Library Fines: Why Student’s Are Disgruntled

University – the time of your life for many, yet the location where you rack up a huge debt too. A recent survey suggested that the majority of students felt courses didn’t offer good value for money. And this is just the start. Recently, news has centered around high-profile cases of vice-chancellors being paid extortionate amounts – while students are having to stump up huge amounts to merely complete a degree. Our recent findings regarding a study of 67 Universities collecting huge library fines are the latest revelations in the education sector. There are countless reasons why student’s are disgruntled. Now appears to be a tougher time than ever to be a student.


Universities across the United Kingdom have recently received negative attention

Education is at an all-time high for cost. Tuition fees are north of £9,000 a year now, living costs are constantly rising, and then there is the price of additional materials e.g. printing, textbooks, and of course library fines! It is the norm for students to come out of University with around £50,000 in debt. So this is bad enough, but then there is the overwhelming feeling for students that they aren’t getting value for money from their course. It is also a tough graduate job market out there.




It is then annoying when as a student you are having to pay thousands for your tuition fee – which doesn’t really include much – and then see stories emanate from your institution regarding a vice-chancellor drawing over £400k a year. Recent cases at Bath, Sussex and Southampton have evoked furious responses. Library fines continue to be huge – and most of the time, we don’t even know where the money goes. Out of the 62 institutions that levied fines in our study, only one donated a small amount to charity. St. Andrews donated around £1,000. A small amount yes, but at least University isn’t purely about greed for them. The rest pocketed the fines, and in many cases, no one knows what it is spent on.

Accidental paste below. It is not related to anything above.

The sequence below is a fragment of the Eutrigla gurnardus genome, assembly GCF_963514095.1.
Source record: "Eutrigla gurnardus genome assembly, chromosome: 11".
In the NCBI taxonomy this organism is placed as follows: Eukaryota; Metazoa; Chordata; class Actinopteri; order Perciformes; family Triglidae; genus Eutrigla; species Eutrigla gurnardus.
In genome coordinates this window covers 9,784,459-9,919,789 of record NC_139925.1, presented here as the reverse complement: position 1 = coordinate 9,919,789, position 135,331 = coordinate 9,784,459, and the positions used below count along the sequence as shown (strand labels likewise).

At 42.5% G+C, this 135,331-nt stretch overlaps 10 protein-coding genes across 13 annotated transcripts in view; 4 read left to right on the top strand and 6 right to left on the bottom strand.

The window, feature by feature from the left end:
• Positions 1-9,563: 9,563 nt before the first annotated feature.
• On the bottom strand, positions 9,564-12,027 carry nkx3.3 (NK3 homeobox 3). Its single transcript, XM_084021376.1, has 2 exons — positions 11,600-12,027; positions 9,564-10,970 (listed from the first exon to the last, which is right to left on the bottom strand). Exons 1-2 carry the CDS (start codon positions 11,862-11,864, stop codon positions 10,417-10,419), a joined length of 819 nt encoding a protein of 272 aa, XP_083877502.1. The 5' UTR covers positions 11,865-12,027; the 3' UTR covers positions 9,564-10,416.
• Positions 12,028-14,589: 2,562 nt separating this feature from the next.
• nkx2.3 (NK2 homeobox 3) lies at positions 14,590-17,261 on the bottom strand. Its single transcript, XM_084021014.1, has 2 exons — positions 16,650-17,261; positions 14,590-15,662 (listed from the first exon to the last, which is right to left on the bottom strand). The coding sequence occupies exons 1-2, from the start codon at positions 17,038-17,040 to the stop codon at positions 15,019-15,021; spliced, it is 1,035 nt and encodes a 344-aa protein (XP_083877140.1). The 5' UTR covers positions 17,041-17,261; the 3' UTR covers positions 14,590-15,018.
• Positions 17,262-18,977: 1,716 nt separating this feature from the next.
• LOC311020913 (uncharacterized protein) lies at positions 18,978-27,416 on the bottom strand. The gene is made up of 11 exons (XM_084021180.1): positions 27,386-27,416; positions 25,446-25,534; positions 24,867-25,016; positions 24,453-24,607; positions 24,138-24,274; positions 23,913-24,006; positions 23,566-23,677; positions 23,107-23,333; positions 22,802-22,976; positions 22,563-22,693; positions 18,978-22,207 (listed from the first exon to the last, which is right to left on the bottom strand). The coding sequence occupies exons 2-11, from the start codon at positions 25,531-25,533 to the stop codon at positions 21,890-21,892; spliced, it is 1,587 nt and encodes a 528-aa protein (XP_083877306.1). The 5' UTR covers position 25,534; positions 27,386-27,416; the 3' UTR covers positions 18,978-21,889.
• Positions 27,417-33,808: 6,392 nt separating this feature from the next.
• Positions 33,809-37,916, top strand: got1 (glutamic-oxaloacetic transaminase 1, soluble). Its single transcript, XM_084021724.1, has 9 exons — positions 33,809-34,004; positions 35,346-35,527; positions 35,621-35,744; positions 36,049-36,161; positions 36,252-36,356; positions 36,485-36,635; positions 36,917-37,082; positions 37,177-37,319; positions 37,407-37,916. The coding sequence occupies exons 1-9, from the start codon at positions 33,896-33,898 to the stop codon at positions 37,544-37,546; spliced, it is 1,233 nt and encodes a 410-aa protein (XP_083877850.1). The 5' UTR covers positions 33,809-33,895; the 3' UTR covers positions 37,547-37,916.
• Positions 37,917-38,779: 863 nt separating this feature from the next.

So it is frustrating for students – a record cost for education, and ostensible greed surrounding them. Here’s an example from the University of Reading – who ranked as 11th-worst on our list for spend per student on library fines. Students spent hugely on library fines. Yet for a considerable amount of the year, the students had to go to another building, with the old library under renovation. Yet instead of work being stopped during exam season, the opposite occurred. Even more of the old library was shut down, leading to less space for studying, and overall mass disruption. This after students spent thousands on getting an education. No wonder students are disgruntled. The case seen at this University is just one example of where student’s are not being put first.


What is the real cost of education?


Students have every right to feel disgruntled and disappointed. University may be full of fun experiences, but clearly there is very little respect being afforded to them. They aren’t being put first, with the library fines example the classic case of excessive greed. Yet when you look at the wider picture, it is clear that other problems are apparent. As we’ve mentioned before, we should be encouraging students to become our future leaders – this is hard to achieve given the current state of play.





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